An Seo’s Intro to Web Dev, HTML, CSS and JavaScript
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A Brief Introduction

A Brief Introduction
HTML Basics
Getting into CSS
What is JavaScript?

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An Seo’s Intro to Web Dev, HTML, CSS and JavaScript Presentation Transcript

  • 1. An SEO’s Intro to Web Dev HTML, CSS and JavaScript Troy Boileau | SEO & Inbound Marketing Consultant For Powered by Search | January 2014
  • 2. We’re in business because we believe that great brands need both voice and visibility in order to connect people with what matters. A boutique, full-service digital marketing agency in Toronto, Powered by Search is a PROFIT HOT 50-ranked agency that delivers search engine optimization, pay per click advertising, local search, social media marketing, and online reputation management services. Some of our clients... Featured in...
  • 3. A Brief Introduction HTML Basics Getting into CSS What is JavaScript?
  • 4. A Brief Introduction
  • 5. https://webworksofkc.com/
  • 6. A Brief Introduction The Webosphere A website is way (way) more complicated than it looks. As SEOs we need to at least be aware of the moving parts so that we can handle any problems that come up. You’ll most commonly deal with these parts: 1. The CMS (Content Management System) like Wordpress 2. The Client Side or “Front-End” code, like HTML, CSS and JavaScript 3. The Server Side or “Back-End” code, like PHP 4. The Database, like MySQL or SQLServer 5. The Web Server, like Apache or Microsoft IIS But don’t forget about these parts: 1. The Domain Name 2. The Domain Name System (DNS) 3. The Physical Server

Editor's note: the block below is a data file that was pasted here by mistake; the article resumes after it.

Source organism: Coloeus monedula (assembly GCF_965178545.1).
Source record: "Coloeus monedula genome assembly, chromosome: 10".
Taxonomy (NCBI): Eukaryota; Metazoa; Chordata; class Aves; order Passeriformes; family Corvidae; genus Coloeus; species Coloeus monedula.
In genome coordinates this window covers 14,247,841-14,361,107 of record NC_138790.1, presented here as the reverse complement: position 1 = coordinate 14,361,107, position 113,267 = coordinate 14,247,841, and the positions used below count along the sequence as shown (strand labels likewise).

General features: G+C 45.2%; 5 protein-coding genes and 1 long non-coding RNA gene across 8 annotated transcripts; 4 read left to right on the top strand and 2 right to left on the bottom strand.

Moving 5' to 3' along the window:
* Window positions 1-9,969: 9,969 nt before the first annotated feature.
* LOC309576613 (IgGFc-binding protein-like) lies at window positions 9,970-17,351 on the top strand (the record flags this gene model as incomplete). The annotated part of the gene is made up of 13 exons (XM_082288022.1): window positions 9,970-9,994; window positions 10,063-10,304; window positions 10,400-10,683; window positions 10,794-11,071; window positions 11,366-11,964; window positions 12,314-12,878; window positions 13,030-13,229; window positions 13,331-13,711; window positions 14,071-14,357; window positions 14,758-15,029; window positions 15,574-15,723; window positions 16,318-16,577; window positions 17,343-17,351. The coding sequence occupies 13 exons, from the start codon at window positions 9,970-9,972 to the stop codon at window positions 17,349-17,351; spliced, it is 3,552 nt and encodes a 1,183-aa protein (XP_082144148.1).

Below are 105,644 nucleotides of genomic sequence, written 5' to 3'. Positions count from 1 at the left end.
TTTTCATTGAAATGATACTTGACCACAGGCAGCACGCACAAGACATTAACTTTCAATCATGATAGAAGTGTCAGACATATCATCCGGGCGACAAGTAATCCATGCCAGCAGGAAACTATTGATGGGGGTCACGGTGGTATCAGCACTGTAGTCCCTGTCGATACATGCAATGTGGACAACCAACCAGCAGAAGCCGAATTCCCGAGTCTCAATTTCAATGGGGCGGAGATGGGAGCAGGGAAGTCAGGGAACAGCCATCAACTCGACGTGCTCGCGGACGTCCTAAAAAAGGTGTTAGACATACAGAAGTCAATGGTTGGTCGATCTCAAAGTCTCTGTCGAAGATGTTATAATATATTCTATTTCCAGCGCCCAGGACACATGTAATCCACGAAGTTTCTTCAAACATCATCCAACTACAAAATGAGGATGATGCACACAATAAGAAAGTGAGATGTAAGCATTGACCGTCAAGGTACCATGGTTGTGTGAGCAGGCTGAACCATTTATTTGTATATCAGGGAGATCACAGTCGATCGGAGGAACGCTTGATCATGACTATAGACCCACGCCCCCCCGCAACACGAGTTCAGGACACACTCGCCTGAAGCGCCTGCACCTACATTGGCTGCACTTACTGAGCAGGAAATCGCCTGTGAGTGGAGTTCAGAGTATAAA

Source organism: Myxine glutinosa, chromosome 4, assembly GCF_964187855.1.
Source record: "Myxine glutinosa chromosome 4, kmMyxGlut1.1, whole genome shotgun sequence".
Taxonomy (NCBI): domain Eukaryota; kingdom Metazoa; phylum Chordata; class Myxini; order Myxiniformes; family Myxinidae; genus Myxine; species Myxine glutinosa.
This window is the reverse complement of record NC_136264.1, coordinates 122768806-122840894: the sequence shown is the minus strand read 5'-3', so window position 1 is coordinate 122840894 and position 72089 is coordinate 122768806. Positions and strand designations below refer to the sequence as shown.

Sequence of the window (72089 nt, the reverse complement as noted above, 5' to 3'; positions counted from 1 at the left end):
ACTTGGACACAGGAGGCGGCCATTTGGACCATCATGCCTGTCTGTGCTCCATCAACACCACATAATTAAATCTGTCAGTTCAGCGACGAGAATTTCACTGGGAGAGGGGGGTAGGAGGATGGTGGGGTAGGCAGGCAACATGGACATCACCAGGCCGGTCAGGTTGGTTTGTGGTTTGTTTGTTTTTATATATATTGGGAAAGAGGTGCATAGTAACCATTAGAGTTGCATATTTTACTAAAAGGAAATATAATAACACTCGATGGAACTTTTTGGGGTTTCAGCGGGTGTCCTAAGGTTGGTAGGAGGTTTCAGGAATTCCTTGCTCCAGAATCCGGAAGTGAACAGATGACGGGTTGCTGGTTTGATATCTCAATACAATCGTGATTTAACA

• 7. A Brief Introduction The Webosphere The CMS is a piece of software that lets you add, manage and display content. You’d be surprised as to how complex these things can be. Most websites run off of a CMS, even if it’s a “boutique” or custom CMS. Client Side code gets interpreted by a web browser to show a website. You can run this kind of code on your own computer without a web server or database. Search engines and users can see every piece of raw client side code if they want to. This presentation encompasses all of the basics of Client Side code. Server Side code interacts with the database to display client side code or to do all sorts of neat programming tasks like send email or update the database. Server Side code can’t be read by the browser or search engines.
  • 8. A Brief Introduction The Webosphere The Database is like an Excel table that you can intelligently manage values in. For example, I might have an Employee Name and Employee Number table. Using SQL, a database query language, I can ask my database for the Employee Numbers for “Derek” and “Sarah” and it’ll return those numbers. Server Side code makes great use of this; a CMS, for example, doesn’t use static files for blog posts, it just stores them in the Database. The Web Server puts everything together. When someone types a URL into the browser, it handles the request and returns the right files. It can do tricky things like only show files to specific IP addresses. It can also redirect you from one page to another. The most common web server right now is Apache, and SEOs are normally pretty comfortable with the HTACCESS file, which lets us give simple commands to the Web Server without messing around in its deeper code.